“‘Like an Eagle’ was a pretty easy one to pick,” Whang says. “I’ve always liked that song, and that chorus is so amazing. The original video for it is amazing, too.” She’s right: It features Parker emoting his heart out, giving his all in the shiniest silver suit you’re ever likely to see. Parker’s backstory adds another layer to the song’s appeal. Before his disco career, he was a porn actor (in both straight and gay films), working under the name Wade Nichols; in the early ’80s, he starred in the daytime soap opera The Edge of Night as a police captain; and, following a long illness, he died in 1985, perhaps (according to some reports) by taking his own life. “The song is so epic and uplifting,” Whang says, “and when you watch that video, he looks really happy. But you get this sense that he has a really troubled life, a troubled psyche. That gives another dimension to the song, I think.”

Whang’s second Casablanca single has her working with PBR Streetgang’s Bonar Bradberry; the EP covers another moody Casablanca classic, Donna Summer’s Giorgio Moroder–produced ‘Working the Midnight Shift.’ It’s one of the late disco diva’s darkest tunes, and its air of streetlight gloom is captured perfectly in the pair’s new version, with Whang’s resigned, what-is-there-to-live-for vocals hovering over Bradberry’s interpretation of Moroder-style arpeggios and kicks. The dejection the song projects is palpable — which is not to say the cut isn’t capable of filling a dancefloor (the bassline of the extended mix, for example, is simply devastating).

“That is just such a classic Donna Summer song,” Whang states. “It’s like the flip-side of a song like ‘Love to Love You Baby,’ which makes everything sound so wonderful and perfect. But it’s really not perfect, and that’s what ‘Working the Midnight Shift’ is about. It’s a little dark, really. There’s a story behind the recording of that. She and Moroder apparently had been working for days and days and days, and this was the last song they recorded; her voice just sounds so tired and spent. They really just pushed it out, and I think that gives it this really raw sound.”

There are two more Whang collaborations coming out in this run of Casablanca collaborations. Next up is another version of ‘Like an Eagle’ (she really likes that song), with the French vet Étienne de Crécy at the controls. “This will obviously be a different version — and since Étienne is French, I sing it in French, which makes it ever more different.” And the fourth and final installment? “It’s a surprise,” is all she’ll say — though we’d wager that it won’t be yet another take on ‘Like an Eagle’.

The pièce de résistance of Whang’s sparkling year just might be the upcoming release of the new LP from The Juan MacLean, coming out in September on DFA. In true Whang fashion, her involvement in the new album wasn’t exactly part of a master-plan. “I was a little reluctant to get involved with that at first,” she says with a laugh. “I felt like I didn’t want to be in somebody else’s band again. But I finally thought, well, I’m not fucking doing anything anyway... I was actually starting to go a little nuts.”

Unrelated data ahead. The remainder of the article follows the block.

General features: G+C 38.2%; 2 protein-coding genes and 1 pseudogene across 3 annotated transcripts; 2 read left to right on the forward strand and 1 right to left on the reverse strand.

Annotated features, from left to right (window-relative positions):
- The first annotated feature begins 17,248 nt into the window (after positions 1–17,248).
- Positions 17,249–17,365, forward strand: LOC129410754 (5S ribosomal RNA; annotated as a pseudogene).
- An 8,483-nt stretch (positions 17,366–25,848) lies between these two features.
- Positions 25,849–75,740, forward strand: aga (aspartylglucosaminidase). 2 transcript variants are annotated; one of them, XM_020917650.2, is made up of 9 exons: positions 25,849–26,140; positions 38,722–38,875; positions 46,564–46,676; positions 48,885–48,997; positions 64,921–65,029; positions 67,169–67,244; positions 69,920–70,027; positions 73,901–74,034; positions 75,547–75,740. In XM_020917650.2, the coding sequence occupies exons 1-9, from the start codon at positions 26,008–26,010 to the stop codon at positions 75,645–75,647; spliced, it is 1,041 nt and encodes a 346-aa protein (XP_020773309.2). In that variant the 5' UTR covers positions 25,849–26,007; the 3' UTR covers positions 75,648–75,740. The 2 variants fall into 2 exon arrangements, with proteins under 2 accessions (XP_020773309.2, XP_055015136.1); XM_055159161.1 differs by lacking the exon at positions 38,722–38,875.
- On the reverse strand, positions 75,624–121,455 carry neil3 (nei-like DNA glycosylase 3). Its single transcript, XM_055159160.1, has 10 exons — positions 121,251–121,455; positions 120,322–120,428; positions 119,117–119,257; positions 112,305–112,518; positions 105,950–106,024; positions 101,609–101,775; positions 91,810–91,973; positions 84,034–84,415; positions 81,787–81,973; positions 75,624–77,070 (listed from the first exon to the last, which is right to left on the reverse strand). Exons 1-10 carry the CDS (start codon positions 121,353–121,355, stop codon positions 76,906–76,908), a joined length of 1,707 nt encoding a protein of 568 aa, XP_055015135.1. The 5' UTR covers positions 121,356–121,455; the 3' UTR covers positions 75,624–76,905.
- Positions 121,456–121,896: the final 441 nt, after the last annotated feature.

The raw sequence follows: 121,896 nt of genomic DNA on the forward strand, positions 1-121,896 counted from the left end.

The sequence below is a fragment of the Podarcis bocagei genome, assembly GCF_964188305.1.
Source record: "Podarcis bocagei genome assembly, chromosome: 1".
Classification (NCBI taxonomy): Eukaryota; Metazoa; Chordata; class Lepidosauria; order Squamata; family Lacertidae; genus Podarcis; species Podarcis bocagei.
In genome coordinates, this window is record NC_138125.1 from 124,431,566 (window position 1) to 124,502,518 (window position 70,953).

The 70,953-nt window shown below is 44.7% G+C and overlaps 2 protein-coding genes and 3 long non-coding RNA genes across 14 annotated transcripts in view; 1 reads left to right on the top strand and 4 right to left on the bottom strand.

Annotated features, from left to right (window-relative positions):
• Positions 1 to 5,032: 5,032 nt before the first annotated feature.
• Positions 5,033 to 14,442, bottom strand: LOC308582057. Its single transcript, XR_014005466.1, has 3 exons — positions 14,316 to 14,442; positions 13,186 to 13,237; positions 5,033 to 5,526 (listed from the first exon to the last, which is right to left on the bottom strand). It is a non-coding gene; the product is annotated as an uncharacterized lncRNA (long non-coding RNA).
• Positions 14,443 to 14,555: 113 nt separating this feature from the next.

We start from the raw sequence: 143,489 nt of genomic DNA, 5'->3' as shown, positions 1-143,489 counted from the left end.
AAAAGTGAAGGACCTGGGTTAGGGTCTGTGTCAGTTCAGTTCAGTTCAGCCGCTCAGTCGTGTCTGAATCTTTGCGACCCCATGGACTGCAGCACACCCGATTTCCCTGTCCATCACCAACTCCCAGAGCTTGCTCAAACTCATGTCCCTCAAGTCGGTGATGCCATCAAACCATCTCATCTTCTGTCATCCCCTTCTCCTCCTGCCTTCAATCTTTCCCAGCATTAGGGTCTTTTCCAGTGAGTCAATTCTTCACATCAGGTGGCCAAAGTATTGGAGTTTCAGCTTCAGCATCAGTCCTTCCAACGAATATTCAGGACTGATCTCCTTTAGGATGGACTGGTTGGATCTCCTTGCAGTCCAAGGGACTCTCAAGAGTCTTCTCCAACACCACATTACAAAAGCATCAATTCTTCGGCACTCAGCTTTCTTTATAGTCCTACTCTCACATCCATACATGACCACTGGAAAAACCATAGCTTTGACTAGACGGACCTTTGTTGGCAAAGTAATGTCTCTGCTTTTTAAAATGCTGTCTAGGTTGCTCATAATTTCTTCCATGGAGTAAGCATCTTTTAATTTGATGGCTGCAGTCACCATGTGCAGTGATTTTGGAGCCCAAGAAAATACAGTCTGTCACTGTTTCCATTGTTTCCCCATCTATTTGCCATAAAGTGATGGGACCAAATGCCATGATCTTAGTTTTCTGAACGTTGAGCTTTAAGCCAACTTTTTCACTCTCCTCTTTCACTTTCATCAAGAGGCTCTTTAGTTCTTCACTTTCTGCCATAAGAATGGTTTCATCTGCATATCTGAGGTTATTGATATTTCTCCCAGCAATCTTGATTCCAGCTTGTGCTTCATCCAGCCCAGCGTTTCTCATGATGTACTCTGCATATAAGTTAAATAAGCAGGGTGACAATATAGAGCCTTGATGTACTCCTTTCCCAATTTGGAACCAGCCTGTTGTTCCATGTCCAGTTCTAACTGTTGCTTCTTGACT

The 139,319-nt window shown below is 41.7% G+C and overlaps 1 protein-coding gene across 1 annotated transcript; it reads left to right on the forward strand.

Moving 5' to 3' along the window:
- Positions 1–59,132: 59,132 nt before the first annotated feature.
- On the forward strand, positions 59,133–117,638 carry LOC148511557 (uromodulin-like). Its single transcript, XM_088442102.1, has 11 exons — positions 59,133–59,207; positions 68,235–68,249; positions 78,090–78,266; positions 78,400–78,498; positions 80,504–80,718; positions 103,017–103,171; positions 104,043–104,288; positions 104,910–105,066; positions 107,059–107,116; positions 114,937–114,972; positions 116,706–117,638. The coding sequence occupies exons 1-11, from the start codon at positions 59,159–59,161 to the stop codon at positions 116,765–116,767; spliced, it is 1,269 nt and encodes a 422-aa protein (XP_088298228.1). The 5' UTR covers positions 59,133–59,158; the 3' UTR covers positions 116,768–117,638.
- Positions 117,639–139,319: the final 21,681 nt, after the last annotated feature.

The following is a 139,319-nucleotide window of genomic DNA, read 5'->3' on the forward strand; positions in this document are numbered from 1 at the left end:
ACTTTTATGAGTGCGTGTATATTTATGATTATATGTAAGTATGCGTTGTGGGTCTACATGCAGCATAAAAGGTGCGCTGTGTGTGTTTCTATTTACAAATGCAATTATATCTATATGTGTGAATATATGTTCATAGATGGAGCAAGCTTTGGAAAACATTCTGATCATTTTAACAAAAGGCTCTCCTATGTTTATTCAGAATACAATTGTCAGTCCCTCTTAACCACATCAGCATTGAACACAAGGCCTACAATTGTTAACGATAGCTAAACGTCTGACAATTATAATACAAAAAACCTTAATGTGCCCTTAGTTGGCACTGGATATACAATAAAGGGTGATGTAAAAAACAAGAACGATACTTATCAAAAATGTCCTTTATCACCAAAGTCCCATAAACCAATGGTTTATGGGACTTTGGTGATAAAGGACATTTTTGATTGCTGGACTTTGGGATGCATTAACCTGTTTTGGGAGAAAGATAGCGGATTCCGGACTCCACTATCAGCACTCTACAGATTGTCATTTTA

The album’s called ‘In a Dream,’ and that’s an apt title; the set is a reverie of kaleidoscopic, ambrosial electronic pop.

The songs are more fully fleshed-out than ever, with Whang and MacLean exhibiting the kind of songwriting chops only hinted at on 2009’s ‘The Future Will Come'. And it’s not just the music, but also the lyrics: there’s considerably more emotional complexity expressed by these songs, at least obliquely, than by the normal “Hey, baby, let’s party” dance tune; moods like sorrow, resignation and antipathy mingle with good old love and happiness here. “I can’t really write the average dance music lyrics, I don’t think,” Whang offers by way of explanation.

“In most dance music, I think there’s a list of words that you’re supposed to use, and certain sentiments — passion, longing, denial or whatever —that you have to express with those words. It should be easy, because the emotions those songs express are such universal sentiments, but there’s an art and a nuance to it that I don’t really have. Sometimes I’ll try to write like that, and I’ll be like, why isn’t this working? Why isn’t this like all those other songs? I mean, I can use the same words they do, but they come out different. It’s just not how I write.” MacLean himself puts his finger on where her songwriting skills do lie. 

“Nancy’s really good at writing pop hooks and big choruses, which is something I’m kind of incapable of doing,” he says. “I’ll have these pieces of music that aren’t all that dramatically melodic, and Nancy can take that and come up with something that is very melodic for it, like a classic pop chorus.”

More than ever, at least where the vocals are concerned, this is Whang’s show. That’s evident as soon as you look at the album. Shot by Timothy Saccenti, with art direction by Michael Vadino and Rachael Millkey, the gorgeous cover — a fractured take on a classic, Richard Avedon–style black-and-white glamour shot — shows Whang leaning forward, an ebony cast of Juan’s head placed face-up beside her. On the songs themselves, the pair’s Human League–inspired boy-girl tradeoff vocals are largely gone; more often than not, Whang takes the lead. And on the songs where they do share the mic, their voices work together, rather than in opposition. “That girl-guy dynamic isn’t such a novelty for us anymore,” Whang says. “I think that’s allowed us to go beyond that a bit, and settle into this entity, this single thing. We’re more integrated than we ever were before.”

So what’s the next step on Whang’s rise to the top of the dance-music heap? “I’m not really sure yet!” she admits, not surprisingly. “But it actually might not be dance music at all.” But she’s certainly grateful for where this world has taken her over the past 12 years. “I never thought I would play music for a living,” she says, with a hint of amazement in her voice. “I mean, before LCD Soundsystem, I wasn’t even thinking about this. So I have such a great appreciation for the opportunities that have been afforded me… but it’s still so weird!” Weird for her, maybe — but lucky, very lucky, for the rest of us.